Proactively identifying and managing potential threats in food safety go a long way in promoting improved product integrity, reducing compliance costs and building greater consumer confidence. Active supplier management and regular evaluation of the quality of supplies is crucial.
For instance, a number of food retailers in Australia require their suppliers to meet their Quality Assurance Standards and have regular audits conducted by accredited organisations such as Telarc. For some of these companies, at the end of such audits, a certificate is issued to their suppliers to endorse that the supply meets their requirements, as well as all applicable laws and regulations. Another drinks manufacturer in Australia has a Quality Management System, which defines the specifications for their suppliers’ traceability systems and processes.
In this regard, do you or your supplier have the right systems and processes to check incoming products from suppliers? Could your system make up for instances where your suppliers might not be able to track their products? If you don’t, perhaps this might make a good business case for a more rigourous testing regime, and food safety and quality process to mitigate supplier risk.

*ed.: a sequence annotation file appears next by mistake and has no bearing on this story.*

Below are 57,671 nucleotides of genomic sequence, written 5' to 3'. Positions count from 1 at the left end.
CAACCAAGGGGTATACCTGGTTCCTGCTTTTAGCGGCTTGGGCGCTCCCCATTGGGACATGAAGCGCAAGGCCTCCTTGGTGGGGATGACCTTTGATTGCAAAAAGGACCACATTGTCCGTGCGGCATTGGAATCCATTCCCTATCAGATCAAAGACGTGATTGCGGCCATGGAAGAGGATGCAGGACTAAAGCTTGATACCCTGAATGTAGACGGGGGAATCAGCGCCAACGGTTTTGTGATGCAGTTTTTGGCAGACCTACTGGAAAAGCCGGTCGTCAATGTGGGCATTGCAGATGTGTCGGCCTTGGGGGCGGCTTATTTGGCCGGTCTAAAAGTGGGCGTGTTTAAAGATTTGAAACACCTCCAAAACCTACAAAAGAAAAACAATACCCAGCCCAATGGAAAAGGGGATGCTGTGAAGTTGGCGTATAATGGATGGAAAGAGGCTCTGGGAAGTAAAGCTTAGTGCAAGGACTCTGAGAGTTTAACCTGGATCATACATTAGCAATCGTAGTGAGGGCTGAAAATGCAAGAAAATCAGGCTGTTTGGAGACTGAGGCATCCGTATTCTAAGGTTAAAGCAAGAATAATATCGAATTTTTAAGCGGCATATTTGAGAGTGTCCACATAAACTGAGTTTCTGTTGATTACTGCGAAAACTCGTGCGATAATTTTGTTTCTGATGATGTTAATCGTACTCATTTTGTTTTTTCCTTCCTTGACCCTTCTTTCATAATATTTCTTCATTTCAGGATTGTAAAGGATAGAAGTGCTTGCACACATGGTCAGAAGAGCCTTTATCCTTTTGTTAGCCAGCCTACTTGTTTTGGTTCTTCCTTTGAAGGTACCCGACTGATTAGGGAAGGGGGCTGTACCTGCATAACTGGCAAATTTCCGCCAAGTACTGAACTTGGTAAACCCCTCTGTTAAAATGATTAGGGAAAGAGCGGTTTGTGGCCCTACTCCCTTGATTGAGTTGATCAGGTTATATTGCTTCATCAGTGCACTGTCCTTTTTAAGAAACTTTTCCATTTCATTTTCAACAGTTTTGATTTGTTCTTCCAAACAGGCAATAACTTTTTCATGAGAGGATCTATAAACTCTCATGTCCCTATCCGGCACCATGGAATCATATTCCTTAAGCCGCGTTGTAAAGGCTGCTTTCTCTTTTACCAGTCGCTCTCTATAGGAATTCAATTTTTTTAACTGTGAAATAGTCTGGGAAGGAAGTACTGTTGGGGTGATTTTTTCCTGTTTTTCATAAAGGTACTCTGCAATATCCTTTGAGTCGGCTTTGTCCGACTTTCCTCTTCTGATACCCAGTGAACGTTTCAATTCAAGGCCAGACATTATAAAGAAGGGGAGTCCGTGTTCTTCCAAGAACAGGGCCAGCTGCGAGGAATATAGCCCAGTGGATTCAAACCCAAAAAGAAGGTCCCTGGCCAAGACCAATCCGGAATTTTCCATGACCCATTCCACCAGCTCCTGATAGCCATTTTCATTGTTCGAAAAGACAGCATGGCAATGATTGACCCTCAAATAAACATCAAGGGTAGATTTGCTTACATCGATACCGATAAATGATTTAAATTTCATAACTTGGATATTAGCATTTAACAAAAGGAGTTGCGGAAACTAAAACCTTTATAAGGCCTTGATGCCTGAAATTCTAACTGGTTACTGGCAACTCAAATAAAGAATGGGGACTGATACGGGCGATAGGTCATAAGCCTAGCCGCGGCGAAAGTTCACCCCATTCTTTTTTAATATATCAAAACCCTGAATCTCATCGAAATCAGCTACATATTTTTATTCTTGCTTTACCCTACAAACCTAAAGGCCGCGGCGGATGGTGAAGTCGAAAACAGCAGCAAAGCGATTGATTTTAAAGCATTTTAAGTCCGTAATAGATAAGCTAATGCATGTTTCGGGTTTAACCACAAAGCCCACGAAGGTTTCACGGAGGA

In short, the nature of today’s supply chains demands a more strategic approach across the value chain. A strategic approach – what PwC calls food trust - will deliver on the brand promise, protect reputation, improve efficiency, reduce costs, limit disruptions and enable a more effective response to crises.
Nothing can be more disruptive for food companies than a food trust failure. It causes reputational damage and in the worst case scenario, even threatens a company’s existence. Clearly, companies that aspire to be market leaders must move beyond compliance to a higher bar of self-regulation for greater resilience and differentiation in the marketplace. There are no two ways about it. It’s a core component of competitiveness. So it isn’t quite true that you are what you eat. At a time where public trust is at an all-time low, you are after all, what your consumers eat.
Josephine Phan is a senior executive director with PwC Malaysia's risk assurance services practice. This article is the third of the four-part series Trust in Resilience. The next article explores the implications of hedging in a volatile financial climate.
This article was first published in The Edge Weekly.
Senior Manager, Marketing & Communications, PwC Malaysia